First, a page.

This Week in Review:
Earnings Impress Early,
But Fed Hikes Weigh On Markets
This week followed a familiar bear market pattern of big up days followed by smaller losses as the S&P 500 rose a whopping 4.3% over Monday and Tuesday before taking a breather on Wednesday and Thursday.
Of course, that’s just a few days. We’re not sounding the all-clear or saying we’ve seen a bottom. Nobody knows in real time when bear markets end and bull markets begin. But the markets’ flip-flop (bonds also rallied) certainly puts the lie to those who think they can predict ups and downs.
A generally strong start to earnings season has buoyed stocks in recent days and lessened recession concerns, though upcoming reports from major tech companies could shift sentiment—the beleaguered NASDAQ 100 index of large tech firms is currently down 32% for the year.
On the monetary front, Federal Reserve Bank of St. Louis President James Bullard, described by Bloomberg as Wall Street’s “Fed guru,” says he expects the Fed’s aggressive interest-rate-hiking cycle to end early next year as inflation falls and the central bank returns to “ordinary monetary policy.” Despite this optimism from one of the Fed’s more hawkish figures, we’re not there yet. The Federal Reserve has telegraphed a fourth consecutive 0.75% hike at the bank’s Nov. 1–2 meeting, and markets are increasingly pricing in another one at the Fed’s December confab.
- Disarray in the U.K. Yesterday morning’s abrupt resignation by Prime Minister Liz Truss after just six weeks leading the government leaves chaos in her wake amid worries that Britain is headed for a rough recession. The U.K. is a major U.S. trading partner and the world’s sixth-largest economy; the fallout from the ministerial musical chairs remains to be seen.
- Imports to the Los Angeles and Long Beach ports—the country’s two largest—were down 15% and 11%, respectively, in September. These venues typically see an autumn rush of holiday goods pouring in. The culprit? Not the supply chain this time: Concerns about labor negotiations at the California ports prompted shippers to reroute deliveries to the East and Gulf coasts.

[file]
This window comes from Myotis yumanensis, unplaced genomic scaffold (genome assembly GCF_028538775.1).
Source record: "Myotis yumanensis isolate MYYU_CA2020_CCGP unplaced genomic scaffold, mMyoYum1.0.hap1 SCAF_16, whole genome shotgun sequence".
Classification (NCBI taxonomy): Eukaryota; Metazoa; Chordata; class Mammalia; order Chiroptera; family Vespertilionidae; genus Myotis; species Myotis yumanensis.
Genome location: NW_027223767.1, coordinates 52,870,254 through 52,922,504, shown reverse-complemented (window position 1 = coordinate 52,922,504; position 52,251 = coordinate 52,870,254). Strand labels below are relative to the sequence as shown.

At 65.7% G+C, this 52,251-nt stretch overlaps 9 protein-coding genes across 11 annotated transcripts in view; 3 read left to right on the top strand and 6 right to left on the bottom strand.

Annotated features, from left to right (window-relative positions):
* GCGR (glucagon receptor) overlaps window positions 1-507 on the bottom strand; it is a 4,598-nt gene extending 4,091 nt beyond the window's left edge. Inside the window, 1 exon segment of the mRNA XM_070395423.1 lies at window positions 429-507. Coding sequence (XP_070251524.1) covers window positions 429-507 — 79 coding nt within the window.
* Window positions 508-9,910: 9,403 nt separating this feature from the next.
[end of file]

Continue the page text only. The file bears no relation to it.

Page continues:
- In response to inflation, the IRS announced this week that top marginal tax-rate income thresholds will increase next year by 7% from 2022’s level. The standard deduction will also go up by 7%. Along the same lines, Social Security recipients will receive an automatic 8.7% cost-of-living adjustment starting in January 2023—the largest increase since 1981.
Chart of the Week: When Do Rate Hikes Start Working?
If you’re not frustrated, we definitely are! Since the Fed’s crusade to lower inflation began, it has raised interest rates from near 0% to north of 3% in a matter of months. These moves have lowered returns for both stocks and bonds and sent waves of volatility crashing across financial markets.
But are they working? The purpose of interest-rate hikes is to slow the speed at which money circulates in the system. Increasing borrowing costs slows the spending splurge in America, and it should help curb rising prices. All those market ups and downs may be turning traders’ stomachs today, but the Fed’s strong medicine is intended to heal the economy over the longer term.
The chart below explores potential paths for inflation vs. interest rates over the next 12 months, and it can help us tell whether and when hikes are finally doing their job. Here’s the good news: As early as February and as late as May, interest rates, as measured by the federal funds rate, should finally eclipse the inflation rate.
Why is this important? It means bond investors can earn a positive rate of return on their investments when adjusting for inflation. In other words, those lending money will benefit from doing so. Once this inflection point is reached, we expect bond market turbulence to ease. Interest rates higher than the inflation rate are also indicative of a stronger financial outlook and economic stability, both items equity markets are begging for. If current trends continue, that crucial moment could arrive next spring. The short-term outlook remains cloudy, but there is sunshine appearing in the distance!
Signal From Static: Valuing Growth or Growing Value?
The growth vs. value debate is in the news again. A well-known hedge fund manager has claimed that true value investing is dead, slain by the ETF juggernaut and those who have switched to computer-driven algorithms to choose stocks, labels be damned.
This comes at a time when “value” strategies have been outperforming “growth” strategies. Traditional value stocks like oil producers and utilities have taken the lead from their growthy tech and consumer-discretionary cousins. And Wall Street pundits are now claiming that value is poised to outperform into the future, while growth remains moribund.
If only it were that simple.